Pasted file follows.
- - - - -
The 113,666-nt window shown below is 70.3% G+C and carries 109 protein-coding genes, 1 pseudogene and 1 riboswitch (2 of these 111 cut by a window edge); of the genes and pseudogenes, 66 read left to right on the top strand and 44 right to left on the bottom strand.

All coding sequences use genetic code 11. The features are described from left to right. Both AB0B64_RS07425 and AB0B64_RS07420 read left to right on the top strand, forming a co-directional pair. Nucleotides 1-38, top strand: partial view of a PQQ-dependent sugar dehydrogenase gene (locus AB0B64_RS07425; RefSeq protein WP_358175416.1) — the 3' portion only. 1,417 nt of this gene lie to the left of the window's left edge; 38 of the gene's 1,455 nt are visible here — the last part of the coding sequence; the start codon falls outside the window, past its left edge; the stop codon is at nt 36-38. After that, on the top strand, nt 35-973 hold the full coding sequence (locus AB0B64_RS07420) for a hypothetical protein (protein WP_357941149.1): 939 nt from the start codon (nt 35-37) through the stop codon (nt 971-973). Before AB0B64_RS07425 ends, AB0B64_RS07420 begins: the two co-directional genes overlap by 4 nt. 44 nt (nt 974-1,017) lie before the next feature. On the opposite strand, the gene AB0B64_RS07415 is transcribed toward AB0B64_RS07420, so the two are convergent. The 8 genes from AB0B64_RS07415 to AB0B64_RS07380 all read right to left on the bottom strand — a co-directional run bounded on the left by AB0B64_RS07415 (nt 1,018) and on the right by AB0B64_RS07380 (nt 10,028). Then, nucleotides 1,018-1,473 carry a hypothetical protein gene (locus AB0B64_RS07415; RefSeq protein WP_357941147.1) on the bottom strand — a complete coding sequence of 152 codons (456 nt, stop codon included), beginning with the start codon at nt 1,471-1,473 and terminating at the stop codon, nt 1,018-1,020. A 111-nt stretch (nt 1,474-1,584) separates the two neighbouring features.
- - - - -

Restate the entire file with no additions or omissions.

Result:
The 113,666-nt window shown below is 70.3% G+C and carries 109 protein-coding genes, 1 pseudogene and 1 riboswitch (2 of these 111 cut by a window edge); of the genes and pseudogenes, 66 read left to right on the top strand and 44 right to left on the bottom strand.

All coding sequences use genetic code 11. The features are described from left to right. Both AB0B64_RS07425 and AB0B64_RS07420 read left to right on the top strand, forming a co-directional pair. Nucleotides 1-38, top strand: partial view of a PQQ-dependent sugar dehydrogenase gene (locus AB0B64_RS07425; RefSeq protein WP_358175416.1) — the 3' portion only. 1,417 nt of this gene lie to the left of the window's left edge; 38 of the gene's 1,455 nt are visible here — the last part of the coding sequence; the start codon falls outside the window, past its left edge; the stop codon is at nt 36-38. After that, on the top strand, nt 35-973 hold the full coding sequence (locus AB0B64_RS07420) for a hypothetical protein (protein WP_357941149.1): 939 nt from the start codon (nt 35-37) through the stop codon (nt 971-973). Before AB0B64_RS07425 ends, AB0B64_RS07420 begins: the two co-directional genes overlap by 4 nt. 44 nt (nt 974-1,017) lie before the next feature. On the opposite strand, the gene AB0B64_RS07415 is transcribed toward AB0B64_RS07420, so the two are convergent. The 8 genes from AB0B64_RS07415 to AB0B64_RS07380 all read right to left on the bottom strand — a co-directional run bounded on the left by AB0B64_RS07415 (nt 1,018) and on the right by AB0B64_RS07380 (nt 10,028). Then, nucleotides 1,018-1,473 carry a hypothetical protein gene (locus AB0B64_RS07415; RefSeq protein WP_357941147.1) on the bottom strand — a complete coding sequence of 152 codons (456 nt, stop codon included), beginning with the start codon at nt 1,471-1,473 and terminating at the stop codon, nt 1,018-1,020. A 111-nt stretch (nt 1,474-1,584) separates the two neighbouring features.